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Federal College of Chemical and Leather Technology reels under finance yoke

By Kenneth Ehigiator
The Federal College of Chemical and Leather Technology, Zaria, has raised an alarm over the danger posed to farm produce by the effluence discharged by tanneries located in Kano area of Kano State.

Although the college was set up to take on the responsibility of converting waste water to productive use, it hasn’t been able to do this due to what the Director-General/CEO, Dr. Isuwa Adamu, described as financial dire straits.

Established in the early 1960s to produce middle level manpower for the country, the college has not been able to actually create jobs as it should due to lack of expansion.  For instance, Dr. Adamu, while raising the alarm of food poisoning which could be caused by the use of effluence discharged by tanneries concentrated in the area by farmers explained that  the waste water discharged from processing of raw hides and skin by the tanneries into the Chalawa River in Kano could be hazardous to crops produced in such farms and, by extension, dangerous for human consumption, as the water contains very toxic compounds.

“The water is not only dangerous to crops produced by farmers, but also hazardous for human consumption.  We have the capacity to convert this waste water to something useful but inadequate finance will not permit us to do this,” Dr. Adamu told newsmen in Zaria.

Although the college was granted autonomous status by the federal government in 1992, following the harmonisation of its four extension centres in Sokoto, Jos, Maiduguri and Kano to its Zaria site, it has not been sufficiently empowered to embark on serious research into leather and other related technologies as its mandate connotes.

Vanguard gathered that the college’s capital votes from the federation account in the 2010 budget was mere N53 million, and this was later to be scaled down to as low as N24 million.  The management of the institution is expected to embark on capital projects and research programmes, for which it has engaged no less than 41 researchers.  It was learnt that the allocation for 2009 was even slightly better, having ben pegged at N35 million.

Dr. Adamu said these figures, in the face of paltry sums realised from internally generated revenue, were largely inadequate to embark on real production of leather products that could fetch it money. Some staff of the institution told Vanguard anonymously that the presence of the National Research Institute for Chemical Technology, NARICT, Bassawa, in Zaria had also been an albatross for the college, as it had given impression of duplication of duties to the federal government.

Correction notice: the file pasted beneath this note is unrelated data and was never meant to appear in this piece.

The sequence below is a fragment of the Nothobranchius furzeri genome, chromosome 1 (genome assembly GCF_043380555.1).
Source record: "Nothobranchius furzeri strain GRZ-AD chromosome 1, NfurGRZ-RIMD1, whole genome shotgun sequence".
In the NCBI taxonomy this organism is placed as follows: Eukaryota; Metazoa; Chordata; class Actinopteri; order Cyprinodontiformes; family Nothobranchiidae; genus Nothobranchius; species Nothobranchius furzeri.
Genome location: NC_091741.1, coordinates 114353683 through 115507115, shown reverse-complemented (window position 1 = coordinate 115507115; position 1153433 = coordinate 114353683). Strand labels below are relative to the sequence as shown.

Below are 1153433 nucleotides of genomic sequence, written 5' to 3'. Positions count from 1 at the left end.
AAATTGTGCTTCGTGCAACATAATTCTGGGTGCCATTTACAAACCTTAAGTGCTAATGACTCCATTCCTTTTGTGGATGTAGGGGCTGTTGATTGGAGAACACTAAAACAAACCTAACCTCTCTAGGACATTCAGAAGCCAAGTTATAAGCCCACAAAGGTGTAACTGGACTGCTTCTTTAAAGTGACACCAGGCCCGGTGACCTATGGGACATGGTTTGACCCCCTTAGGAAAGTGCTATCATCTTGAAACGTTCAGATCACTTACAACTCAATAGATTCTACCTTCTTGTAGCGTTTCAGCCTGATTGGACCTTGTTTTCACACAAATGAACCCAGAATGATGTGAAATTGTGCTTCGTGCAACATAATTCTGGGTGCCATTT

According to some of the staff, that informs the little subventions the school gets from the federal government.  The director-general somewhat confirmed this, saying the college had nothing to do with chemical as its name connotes, wondering why government had stuck to the name.

He said the management of the college had made strident appeals to the government to effect a change of its name, with the hope that the renaming would lead to the review upward of its allocation for capital projects and research.  “We do much more of research works and not chemicals.  It is a misnomer that we are called a chemical college,” Adamu told Vanguard.

It was also learnt that inadequate finance had deprived the school from acquiring modern machines for its operations, as its workshops are still dotted with those acquired as far back as 1964.  Vanguard investigations revealed that the college has the capacity to create jobs if it has the wherewithal to expand and embark on mass productions of leather products.

Some leather products sighted in its showroom, such as shoes, bags, belts, amongst other, could compete with those brought in from Dubai and Brazil.  The DG, Dr. Adamu, told Vanguard that the college could become self-financing if N100 million lifeline annually could be injected into the system for three years.

“This college has the capacity to sustain itself, if government will give us N100 million annually for three years to enable us acquire latest machines, engage in mass production of leather products even for exports and create more jobs for our teeming youths,” Adamu said.  Except a few modern machines donated to the college by such UN agencies as the United nations Development Programme, UNDP; Food and Agricultural Organisation, FAO and United Nations Industrial Development Organisation, UNIDO, the factory was largely strewn with outdated machines.  Although the college currently has a staff strength of 270, the DG said it could create much more jobs, given the necessary life lines.


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